Biden to Tell Progressives Reconciliation Bill Will Be Lower Than Original $3.5T Price Tag

President Joe Biden planned to make it clear to progressives Monday that the final reconciliation bill will be smaller than the original $3.5 trillion proposal, according to the White House.

Press secretary Jen Psaki said the virtual meeting was scheduled for Monday afternoon "in order to have a discussion about the path forward, which includes the recognition that this package is going to be smaller than originally proposed."

"What he wants to hear from them is what their priorities are, what their bottom lines are so he can play a constructive role in moving things forward," she said.

Biden will also likely meet with moderate Democrats later this week, the White House said, as negotiations continue on the sprawling spending package after Congress came to a deadlock last week.

Reconciliation will allow Democrats to bypass the Senate's 60-vote filibuster to implement much of Biden's "Build Back Better" agenda. Priorities for the bill include expanding education, health care and child support, as well as combating climate change through additional infrastructure investments.

But Democrats can't afford to lose a single member of their caucus in order for the bill to pass, and moderates such as Arizona Senator Kyrsten Sinema and West Virginia's Joe Manchin have stated they will not support a $3.5 trillion price tag.

Manchin has proposed a $1.5 trillion topline—an amount progressives have balked at. Progressive Caucus Chair Pramila Jayapal said Manchin's suggestion is "not going to happen."

Biden has floated a roughly $2 trillion limit for the reconciliation package.

Biden to Meet with Progressives on Reconciliation
President Joe Biden will make it clear to progressives Monday that the final reconciliation bill will be smaller than originally proposed, according to the White House. In this photo, Biden delivers remarks about the need for Congress to raise the debt limit in the State Dining Room at the White House on October 4, 2021 in Washington, D.C. Chip Somodevilla/Getty Images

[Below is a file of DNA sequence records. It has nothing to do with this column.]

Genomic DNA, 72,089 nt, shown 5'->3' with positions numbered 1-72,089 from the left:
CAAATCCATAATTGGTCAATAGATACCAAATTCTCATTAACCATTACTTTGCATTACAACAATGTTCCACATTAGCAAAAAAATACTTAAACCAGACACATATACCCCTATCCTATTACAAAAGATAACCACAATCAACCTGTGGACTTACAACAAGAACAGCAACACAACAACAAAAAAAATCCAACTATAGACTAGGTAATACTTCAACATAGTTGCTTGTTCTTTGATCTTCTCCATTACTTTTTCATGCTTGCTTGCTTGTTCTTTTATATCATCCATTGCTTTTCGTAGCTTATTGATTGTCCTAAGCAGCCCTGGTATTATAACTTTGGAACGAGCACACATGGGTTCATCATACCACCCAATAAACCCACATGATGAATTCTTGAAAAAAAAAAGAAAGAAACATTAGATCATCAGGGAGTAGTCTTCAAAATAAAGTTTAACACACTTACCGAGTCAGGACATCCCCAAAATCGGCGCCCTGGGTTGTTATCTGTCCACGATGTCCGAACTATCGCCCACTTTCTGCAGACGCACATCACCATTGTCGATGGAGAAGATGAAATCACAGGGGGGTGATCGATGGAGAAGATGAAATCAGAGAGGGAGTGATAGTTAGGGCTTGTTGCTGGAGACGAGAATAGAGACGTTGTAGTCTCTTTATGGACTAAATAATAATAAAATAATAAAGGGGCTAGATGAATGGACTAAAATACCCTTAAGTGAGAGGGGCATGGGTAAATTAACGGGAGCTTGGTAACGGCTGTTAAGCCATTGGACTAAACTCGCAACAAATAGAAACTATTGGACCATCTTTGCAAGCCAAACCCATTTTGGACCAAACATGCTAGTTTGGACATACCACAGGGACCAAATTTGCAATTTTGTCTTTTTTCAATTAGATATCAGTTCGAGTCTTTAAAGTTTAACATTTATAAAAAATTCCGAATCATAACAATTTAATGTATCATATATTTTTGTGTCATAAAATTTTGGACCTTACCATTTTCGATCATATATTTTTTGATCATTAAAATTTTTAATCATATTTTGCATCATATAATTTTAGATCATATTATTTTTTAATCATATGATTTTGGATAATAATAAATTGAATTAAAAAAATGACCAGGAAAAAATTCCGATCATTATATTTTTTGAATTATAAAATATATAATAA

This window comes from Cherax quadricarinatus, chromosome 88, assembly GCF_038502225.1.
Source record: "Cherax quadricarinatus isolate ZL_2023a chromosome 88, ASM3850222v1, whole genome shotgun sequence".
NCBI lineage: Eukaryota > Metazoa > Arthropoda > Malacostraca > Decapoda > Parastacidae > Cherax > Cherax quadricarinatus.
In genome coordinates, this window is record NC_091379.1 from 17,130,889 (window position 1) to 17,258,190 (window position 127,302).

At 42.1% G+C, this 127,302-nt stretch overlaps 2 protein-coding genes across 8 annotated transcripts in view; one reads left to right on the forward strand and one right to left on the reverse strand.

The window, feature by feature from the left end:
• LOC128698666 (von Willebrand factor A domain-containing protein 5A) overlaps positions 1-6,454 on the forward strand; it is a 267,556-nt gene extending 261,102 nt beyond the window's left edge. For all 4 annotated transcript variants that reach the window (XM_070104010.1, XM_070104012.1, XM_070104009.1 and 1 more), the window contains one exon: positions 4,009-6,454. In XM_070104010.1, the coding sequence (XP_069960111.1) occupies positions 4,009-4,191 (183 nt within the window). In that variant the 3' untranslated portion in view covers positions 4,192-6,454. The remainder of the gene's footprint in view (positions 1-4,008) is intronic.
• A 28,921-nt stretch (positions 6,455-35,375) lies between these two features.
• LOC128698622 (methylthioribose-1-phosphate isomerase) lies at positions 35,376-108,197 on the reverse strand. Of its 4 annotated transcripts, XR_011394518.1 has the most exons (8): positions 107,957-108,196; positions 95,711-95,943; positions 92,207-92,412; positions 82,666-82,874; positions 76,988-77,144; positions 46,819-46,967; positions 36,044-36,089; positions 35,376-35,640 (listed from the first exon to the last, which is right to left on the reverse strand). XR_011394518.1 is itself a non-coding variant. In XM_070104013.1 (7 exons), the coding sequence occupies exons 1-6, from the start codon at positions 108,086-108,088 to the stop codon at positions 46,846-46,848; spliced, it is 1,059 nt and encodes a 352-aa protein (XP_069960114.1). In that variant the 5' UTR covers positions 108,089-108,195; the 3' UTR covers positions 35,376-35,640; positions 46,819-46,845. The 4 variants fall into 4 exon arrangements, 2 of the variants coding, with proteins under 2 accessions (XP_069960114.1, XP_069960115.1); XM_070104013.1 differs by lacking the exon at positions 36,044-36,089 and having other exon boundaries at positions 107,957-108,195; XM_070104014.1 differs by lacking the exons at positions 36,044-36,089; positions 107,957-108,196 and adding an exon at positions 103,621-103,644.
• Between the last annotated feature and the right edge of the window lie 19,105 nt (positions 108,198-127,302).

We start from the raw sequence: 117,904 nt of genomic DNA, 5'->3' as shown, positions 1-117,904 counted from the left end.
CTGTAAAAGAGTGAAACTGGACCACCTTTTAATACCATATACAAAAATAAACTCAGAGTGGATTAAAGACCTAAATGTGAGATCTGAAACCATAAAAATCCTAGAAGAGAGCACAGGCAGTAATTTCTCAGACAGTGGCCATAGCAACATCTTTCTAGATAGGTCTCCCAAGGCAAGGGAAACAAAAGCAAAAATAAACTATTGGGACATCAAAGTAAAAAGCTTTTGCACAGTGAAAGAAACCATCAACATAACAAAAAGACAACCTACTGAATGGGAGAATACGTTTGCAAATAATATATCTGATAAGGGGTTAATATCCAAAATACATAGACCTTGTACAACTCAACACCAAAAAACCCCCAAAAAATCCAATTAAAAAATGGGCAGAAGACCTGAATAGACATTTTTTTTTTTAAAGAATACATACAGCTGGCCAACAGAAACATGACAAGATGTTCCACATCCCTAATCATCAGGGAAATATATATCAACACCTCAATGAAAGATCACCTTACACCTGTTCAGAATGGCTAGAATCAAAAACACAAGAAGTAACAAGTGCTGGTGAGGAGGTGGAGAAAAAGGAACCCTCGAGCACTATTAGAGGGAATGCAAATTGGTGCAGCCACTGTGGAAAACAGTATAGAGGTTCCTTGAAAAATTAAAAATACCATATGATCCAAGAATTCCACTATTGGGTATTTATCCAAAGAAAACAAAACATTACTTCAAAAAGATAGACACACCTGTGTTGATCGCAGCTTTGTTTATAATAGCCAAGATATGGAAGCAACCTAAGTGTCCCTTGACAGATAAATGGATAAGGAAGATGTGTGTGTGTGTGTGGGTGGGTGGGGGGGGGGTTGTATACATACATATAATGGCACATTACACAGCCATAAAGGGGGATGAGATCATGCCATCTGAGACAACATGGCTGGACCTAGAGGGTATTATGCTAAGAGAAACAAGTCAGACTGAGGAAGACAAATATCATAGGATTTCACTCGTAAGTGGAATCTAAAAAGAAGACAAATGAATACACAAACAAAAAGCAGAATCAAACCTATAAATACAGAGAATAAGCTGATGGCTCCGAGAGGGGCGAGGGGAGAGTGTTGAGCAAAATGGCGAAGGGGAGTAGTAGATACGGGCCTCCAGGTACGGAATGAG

Senator Bernie Sanders told ABC News over the weekend he expects there to be some "give and take" on the price of the bill, but reiterated his view that $3.5 trillion "should be a minimum."

Progressives have threatened to sink the House's vote on the bipartisan $1.2 trillion infrastructure bill already passed by the Senate until the reconciliation package is passed.

Senate Majority Leader Chuck Schumer wrote in a letter to colleagues on Monday that Congress and the White need to reach an agreement on the details of the spending bill "preferably within a matter of days, not weeks."

Schumer said the bipartisan infrastructure bill and the spending package must be put on Biden's desk by the end of October.

"None of this is going to be easy," the majority leader said. "It'll require sacrifice, compromise and finding common ground. Nobody is gonna get everything they want. ... I'm confident we'll be proud of the end result, a bill that will dramatically improve the lives of every American not just for today but for generations."